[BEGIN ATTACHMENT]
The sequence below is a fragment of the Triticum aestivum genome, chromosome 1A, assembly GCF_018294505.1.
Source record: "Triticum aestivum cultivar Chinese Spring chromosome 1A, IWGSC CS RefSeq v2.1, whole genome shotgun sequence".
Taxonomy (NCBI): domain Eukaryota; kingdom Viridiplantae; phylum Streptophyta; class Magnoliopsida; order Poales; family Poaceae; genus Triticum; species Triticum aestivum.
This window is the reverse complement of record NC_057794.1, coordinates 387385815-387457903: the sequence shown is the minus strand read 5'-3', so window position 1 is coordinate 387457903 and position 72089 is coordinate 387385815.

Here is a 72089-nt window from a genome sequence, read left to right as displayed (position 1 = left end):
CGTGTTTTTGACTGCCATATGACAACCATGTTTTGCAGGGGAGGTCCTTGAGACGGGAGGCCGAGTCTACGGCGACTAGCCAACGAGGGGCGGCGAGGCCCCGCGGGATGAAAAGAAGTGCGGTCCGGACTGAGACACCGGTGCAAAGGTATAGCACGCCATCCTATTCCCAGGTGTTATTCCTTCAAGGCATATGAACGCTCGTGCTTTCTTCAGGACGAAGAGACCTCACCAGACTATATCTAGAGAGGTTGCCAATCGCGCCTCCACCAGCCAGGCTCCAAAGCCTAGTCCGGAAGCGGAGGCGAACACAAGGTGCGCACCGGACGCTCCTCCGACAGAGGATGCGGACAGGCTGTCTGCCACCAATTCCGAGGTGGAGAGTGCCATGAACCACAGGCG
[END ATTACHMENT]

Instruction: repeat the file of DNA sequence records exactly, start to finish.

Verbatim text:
The sequence below is a fragment of the Triticum aestivum genome, chromosome 1A, assembly GCF_018294505.1.
Source record: "Triticum aestivum cultivar Chinese Spring chromosome 1A, IWGSC CS RefSeq v2.1, whole genome shotgun sequence".
Taxonomy (NCBI): domain Eukaryota; kingdom Viridiplantae; phylum Streptophyta; class Magnoliopsida; order Poales; family Poaceae; genus Triticum; species Triticum aestivum.
This window is the reverse complement of record NC_057794.1, coordinates 387385815-387457903: the sequence shown is the minus strand read 5'-3', so window position 1 is coordinate 387457903 and position 72089 is coordinate 387385815.

Here is a 72089-nt window from a genome sequence, read left to right as displayed (position 1 = left end):
CGTGTTTTTGACTGCCATATGACAACCATGTTTTGCAGGGGAGGTCCTTGAGACGGGAGGCCGAGTCTACGGCGACTAGCCAACGAGGGGCGGCGAGGCCCCGCGGGATGAAAAGAAGTGCGGTCCGGACTGAGACACCGGTGCAAAGGTATAGCACGCCATCCTATTCCCAGGTGTTATTCCTTCAAGGCATATGAACGCTCGTGCTTTCTTCAGGACGAAGAGACCTCACCAGACTATATCTAGAGAGGTTGCCAATCGCGCCTCCACCAGCCAGGCTCCAAAGCCTAGTCCGGAAGCGGAGGCGAACACAAGGTGCGCACCGGACGCTCCTCCGACAGAGGATGCGGACAGGCTGTCTGCCACCAATTCCGAGGTGGAGAGTGCCATGAACCACAGGCG